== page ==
Click and Pawl fly reels are simple reel options for fly anglers who regularly pursue trout and other smaller freshwater fish. These reels are typically made with fewer parts, making maintenance a breeze. Another reason many anglers turn to click and pawl reels is the classic sound that’s oh so sweet when a fish takes line. A majority of modern fly reels contain some sort of disc drag system and are often sealed to prevent dirt, grime, and salt from entering the drag system. While this may seem like an advantage, if a sealed drag system fails or is compromised you may need to send it to the manufacturer whereas a click and pawl reel can be easily cared for at home. The advantages of a click and pawl reel don’t end at ease of maintenance as you’ll see below.
What are click and pawl reels?
Click and Pawl drag systems are simple and effective and can handle a variety of species. This style of reel get their name from the metal tooth, or “pawl”, that is attached to the spool.
The second component of a click and pawl mechanism is gear that is fixed to the center of the frame. Lastly, a small “spring” behind the pawl adds resistance as the pawl passes over the gear on the frame, preventing your reel from over-spooling and providing drag. This style of drag system is tried and true and can introduce a fun, new challenge on the water.
Why try a click and pawl fly reel?
Click and Pawl reels are incredibly simple and effective tools designed primarily for freshwater fly anglers. The simple drag system outlined above consists of only a handful of parts making them incredibly easy to maintain at home. Fewer parts leave fewer points of failure which is why these reels are known for their durability. In the event that your reel does fail, you can access all of the drag components with ease.
Fewer parts also means a lighter reel. Click and Pawl reels are almost always lighter than a disc drag and sealed disc drag reel of equivalent size. Lightweight and simple, click and pawl reels are great for backcountry and pack-in fishing destinations where reducing weight is key. Pairing a click and pawl reel with a lightweight fly rod is a match made in dry fly heaven. Many anglers, myself included, turn to click and pawl reels in the summer months chasing smaller fish in high country streams.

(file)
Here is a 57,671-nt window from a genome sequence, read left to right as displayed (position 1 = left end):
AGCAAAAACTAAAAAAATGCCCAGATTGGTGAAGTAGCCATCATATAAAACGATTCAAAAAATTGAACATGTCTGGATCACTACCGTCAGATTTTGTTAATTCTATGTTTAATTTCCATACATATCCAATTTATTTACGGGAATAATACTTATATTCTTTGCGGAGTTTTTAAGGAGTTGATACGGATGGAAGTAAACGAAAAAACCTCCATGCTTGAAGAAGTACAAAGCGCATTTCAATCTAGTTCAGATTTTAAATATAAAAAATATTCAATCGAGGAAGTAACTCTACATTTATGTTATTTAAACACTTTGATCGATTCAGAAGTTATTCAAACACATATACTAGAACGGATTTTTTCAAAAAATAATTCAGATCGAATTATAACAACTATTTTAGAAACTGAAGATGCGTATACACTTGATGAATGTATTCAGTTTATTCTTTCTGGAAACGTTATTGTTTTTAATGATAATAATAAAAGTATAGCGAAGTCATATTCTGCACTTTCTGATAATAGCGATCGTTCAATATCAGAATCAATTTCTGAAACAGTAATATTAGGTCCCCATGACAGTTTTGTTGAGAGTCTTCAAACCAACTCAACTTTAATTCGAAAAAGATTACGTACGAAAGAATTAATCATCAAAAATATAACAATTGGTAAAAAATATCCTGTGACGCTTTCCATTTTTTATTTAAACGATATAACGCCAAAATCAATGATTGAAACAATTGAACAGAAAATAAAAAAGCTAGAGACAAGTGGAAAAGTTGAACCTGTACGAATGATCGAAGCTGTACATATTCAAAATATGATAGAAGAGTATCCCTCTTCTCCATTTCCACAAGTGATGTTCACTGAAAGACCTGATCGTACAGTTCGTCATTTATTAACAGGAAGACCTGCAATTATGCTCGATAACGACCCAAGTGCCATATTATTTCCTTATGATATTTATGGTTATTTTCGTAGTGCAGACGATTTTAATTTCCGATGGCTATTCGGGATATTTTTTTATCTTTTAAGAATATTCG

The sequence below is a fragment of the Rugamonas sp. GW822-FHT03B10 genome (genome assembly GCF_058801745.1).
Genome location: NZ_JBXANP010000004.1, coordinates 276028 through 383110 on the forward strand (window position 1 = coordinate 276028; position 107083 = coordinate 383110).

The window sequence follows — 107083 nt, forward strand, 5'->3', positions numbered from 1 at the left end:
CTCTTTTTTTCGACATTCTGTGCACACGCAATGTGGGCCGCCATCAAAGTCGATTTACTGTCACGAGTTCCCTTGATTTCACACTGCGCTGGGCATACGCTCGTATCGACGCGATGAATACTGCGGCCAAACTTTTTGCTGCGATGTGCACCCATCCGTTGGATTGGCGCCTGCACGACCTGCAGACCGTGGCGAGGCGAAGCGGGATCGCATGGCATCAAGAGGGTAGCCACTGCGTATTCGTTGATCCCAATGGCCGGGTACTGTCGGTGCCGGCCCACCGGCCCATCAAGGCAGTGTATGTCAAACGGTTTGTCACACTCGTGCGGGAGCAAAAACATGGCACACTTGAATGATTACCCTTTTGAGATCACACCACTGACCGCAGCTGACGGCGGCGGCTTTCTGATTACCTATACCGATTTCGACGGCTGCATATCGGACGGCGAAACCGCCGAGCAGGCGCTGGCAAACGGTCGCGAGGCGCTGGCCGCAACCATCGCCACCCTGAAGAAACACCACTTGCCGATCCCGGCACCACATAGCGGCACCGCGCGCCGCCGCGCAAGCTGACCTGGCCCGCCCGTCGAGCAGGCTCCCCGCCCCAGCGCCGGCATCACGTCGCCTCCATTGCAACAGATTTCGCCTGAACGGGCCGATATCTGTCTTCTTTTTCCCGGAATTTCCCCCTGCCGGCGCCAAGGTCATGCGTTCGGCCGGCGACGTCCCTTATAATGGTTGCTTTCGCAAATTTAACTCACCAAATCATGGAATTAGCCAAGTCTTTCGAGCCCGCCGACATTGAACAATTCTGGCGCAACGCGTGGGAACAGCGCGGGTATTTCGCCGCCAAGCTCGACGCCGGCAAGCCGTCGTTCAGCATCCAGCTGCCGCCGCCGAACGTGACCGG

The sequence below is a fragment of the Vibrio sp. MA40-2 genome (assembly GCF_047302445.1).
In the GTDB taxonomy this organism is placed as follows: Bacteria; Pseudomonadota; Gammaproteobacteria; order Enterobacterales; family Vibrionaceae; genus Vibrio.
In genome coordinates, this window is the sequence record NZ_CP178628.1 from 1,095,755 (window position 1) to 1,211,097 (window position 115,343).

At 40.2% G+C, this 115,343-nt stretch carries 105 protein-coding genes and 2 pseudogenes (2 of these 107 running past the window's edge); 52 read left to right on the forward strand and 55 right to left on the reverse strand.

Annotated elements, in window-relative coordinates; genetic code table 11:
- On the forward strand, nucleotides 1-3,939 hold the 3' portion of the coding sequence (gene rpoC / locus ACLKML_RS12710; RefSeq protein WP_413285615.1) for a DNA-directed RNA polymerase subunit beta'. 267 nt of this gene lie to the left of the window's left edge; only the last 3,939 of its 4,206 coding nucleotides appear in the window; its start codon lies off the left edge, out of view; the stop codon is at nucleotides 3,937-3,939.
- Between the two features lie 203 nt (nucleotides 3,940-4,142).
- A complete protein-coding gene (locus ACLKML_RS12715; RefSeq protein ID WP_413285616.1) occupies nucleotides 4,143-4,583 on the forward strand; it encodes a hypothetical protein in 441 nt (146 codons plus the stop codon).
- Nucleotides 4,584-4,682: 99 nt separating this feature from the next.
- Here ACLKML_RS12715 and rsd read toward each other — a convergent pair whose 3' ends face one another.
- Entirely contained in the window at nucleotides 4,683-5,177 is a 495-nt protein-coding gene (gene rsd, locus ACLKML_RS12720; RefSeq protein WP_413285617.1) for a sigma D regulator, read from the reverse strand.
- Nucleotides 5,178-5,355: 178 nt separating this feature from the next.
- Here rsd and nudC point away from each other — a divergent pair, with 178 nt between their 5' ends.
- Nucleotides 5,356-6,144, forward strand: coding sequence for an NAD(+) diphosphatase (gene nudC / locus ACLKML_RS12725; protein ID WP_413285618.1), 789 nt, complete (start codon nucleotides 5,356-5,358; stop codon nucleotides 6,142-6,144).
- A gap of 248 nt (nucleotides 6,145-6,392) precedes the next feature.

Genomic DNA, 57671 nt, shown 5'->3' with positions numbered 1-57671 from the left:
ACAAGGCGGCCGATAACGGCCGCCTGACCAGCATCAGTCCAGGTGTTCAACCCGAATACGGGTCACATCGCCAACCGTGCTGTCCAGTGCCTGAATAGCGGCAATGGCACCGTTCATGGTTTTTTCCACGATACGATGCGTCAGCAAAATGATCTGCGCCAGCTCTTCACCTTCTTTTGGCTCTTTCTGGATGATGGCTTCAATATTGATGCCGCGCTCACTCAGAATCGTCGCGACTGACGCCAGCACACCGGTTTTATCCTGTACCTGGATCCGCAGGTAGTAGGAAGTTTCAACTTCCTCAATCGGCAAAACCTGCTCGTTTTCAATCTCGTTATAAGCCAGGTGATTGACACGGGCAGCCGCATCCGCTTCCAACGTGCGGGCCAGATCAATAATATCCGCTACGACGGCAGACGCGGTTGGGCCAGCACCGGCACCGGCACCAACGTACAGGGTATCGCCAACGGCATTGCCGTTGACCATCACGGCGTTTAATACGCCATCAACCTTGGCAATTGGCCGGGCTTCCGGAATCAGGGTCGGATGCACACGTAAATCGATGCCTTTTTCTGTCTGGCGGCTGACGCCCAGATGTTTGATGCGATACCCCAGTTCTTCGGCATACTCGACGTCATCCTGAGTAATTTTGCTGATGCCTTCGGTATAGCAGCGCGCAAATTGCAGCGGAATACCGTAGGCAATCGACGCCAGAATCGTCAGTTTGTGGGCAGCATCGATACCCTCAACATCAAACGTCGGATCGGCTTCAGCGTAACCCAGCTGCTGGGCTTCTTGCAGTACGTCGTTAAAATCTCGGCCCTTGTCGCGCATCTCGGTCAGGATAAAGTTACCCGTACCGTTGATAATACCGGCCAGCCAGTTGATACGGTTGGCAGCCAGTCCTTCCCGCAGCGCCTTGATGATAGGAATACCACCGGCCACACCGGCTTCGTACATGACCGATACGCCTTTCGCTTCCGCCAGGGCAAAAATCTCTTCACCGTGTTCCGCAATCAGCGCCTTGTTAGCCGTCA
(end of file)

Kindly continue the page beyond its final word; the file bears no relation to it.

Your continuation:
Click and Pawl reels aren’t as strong as many modern-day disc drag systems and don’t have any adjustability in drag pressure. When hooked up with a large fish, anglers can apply additional drag pressure by “palming the reel”. This allows the angler to be in tune with the fish and manually adjust drag through the fight. Click and pawl reels are flat-out fun to fish when you hook up with a feisty trout or bass.
Choosing a Click and Pawl Reel
Abel TR $395.00
The Abel TR is a partially ported, large arbor click and pawl reel that has a classic sound when the line is being stripped out or retrieved. This reel is a favorite around Flylords for targeting trout around the world. The TR has an oversized palming ring that allows anglers to apply additional drag pressure while fighting feisty fish. Palming allows you to gently add drag to protect fine tippets. Palming a click and pawl reel also allows you to throw the breaks on a running fish when necessary.
The Abel TR is my personal go-to for a click and pawl reel. The 2/3 model pairs well with small stream rods like the 372-5 Scott F Series fiberglass rod. If a classic looking and sounding click and pawl reel is what you’re after, be sure to give the Abel TR Fly Reel some serious consideration. Best of all, the TR is available in all of your favorite Abel finishes.
Ross Reels Colorado $335.00